Dear Ralph: I’ve been riding a ’97 Arctic Cat ZR 580 EFI for a while now since frying pistons in another sled, and it...

Dear Ralph:
I’ve been riding a ’97 Arctic Cat ZR 580 EFI for a while now since frying pistons in another sled, and it has a few problems. I’m not sure if this is a mechanical or electrical problem or what, but two dealers have had it on the scope and found no problems.

On a cold start after sitting out overnight (even at –17 F) she starts fine. On a semi-cold start, like 1-2 hours after being shut off, she starts fine. On a warm start after five minutes…well, not so fine. The sled fires once, then dies instantly and won’t re-fire for quite some time.

Something that may be related; once in a while on the trail or lake, if I hammer down on the throttle it acts like I have a fouled plug. If I let off gas completely and coast for a couple of seconds and try it again, it’s back to full power. Could this be part of the same problem? Ideas or suggestions? Please don’t tell me what the last Cat dealer said, “Next time it happens drive it to the dealer right away.” I would have if it’d started!
Scott Garrison

Yes, these two problems could be related. It sounds like your sled is getting too much gas when you’re trying to warm start it. The bit about the way it acts like a plug is fouled every now and then when you punch it would lead me to suggest an intermittent throttle position sensor that goes out of spec when it gets heat-soaked (sitting there with a hot engine after you shut it off) and flukes out once in a while running otherwise normally. This could be a tough one to diagnose, but your dealer should be able to monitor this after getting the sled good and hot and seeing what the TPS output does. Fixing it is yet another issue. This is pretty much a factory-only replacement item (the TPS is factory-calibrated to the throttle body) but I believe Cat offers a rebuild program where your throttle bodies can be sent in and they’ll install a new sensor and calibrate it.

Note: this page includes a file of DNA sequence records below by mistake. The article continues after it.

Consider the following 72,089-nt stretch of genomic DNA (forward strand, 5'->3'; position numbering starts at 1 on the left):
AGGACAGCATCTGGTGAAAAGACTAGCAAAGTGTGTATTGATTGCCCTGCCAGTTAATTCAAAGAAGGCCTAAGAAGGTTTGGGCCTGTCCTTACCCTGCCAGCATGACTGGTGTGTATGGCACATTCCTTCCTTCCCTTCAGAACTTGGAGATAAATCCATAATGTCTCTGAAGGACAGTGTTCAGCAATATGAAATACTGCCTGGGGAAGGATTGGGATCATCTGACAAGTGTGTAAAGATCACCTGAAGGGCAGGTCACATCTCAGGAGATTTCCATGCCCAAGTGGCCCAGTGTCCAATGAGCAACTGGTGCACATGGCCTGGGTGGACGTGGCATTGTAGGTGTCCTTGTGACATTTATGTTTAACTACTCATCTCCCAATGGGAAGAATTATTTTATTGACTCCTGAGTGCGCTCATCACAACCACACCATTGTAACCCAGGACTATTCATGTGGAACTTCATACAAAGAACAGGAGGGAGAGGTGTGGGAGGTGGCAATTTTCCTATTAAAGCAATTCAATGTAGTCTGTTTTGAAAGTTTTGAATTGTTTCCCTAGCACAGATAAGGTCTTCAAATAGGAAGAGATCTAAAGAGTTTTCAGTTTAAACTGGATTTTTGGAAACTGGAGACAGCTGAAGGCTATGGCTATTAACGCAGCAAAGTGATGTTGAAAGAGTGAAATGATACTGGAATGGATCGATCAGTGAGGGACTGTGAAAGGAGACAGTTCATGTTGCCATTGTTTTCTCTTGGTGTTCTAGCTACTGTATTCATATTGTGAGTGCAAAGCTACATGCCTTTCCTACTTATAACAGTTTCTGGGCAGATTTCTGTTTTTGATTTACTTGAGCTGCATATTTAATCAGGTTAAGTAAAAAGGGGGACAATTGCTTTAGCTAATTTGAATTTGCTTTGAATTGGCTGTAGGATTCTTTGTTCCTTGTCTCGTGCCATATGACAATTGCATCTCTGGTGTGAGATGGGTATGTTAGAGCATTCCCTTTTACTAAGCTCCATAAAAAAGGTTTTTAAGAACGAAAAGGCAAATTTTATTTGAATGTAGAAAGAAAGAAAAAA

Too much fuel when warm could also be caused by a faulty water temp sensor, or even an air temp sensor. Again, they may be out of spec when they get heat-soaked, or one of them could be offset, meaning they consistently read colder than they should. One of the two dealers who’ve looked at this should have checked both of these sensors if they had their analyzer hooked up looking for fault codes. If the sled sits somewhere for several hours, then both sensors should read the same temp, within a few degrees. If the water temp sensor is off a ways, it would trick the ECU into calling for more fuel than required, especially during a warm start. This would also hold true for an air temp sensor that reads too cold. Either one could go wacko only when heat soaked, but the water temp sensor would be more likely due to its location. The air temp sensor should be fairly isolated from a heat soak when you shut the engine off.

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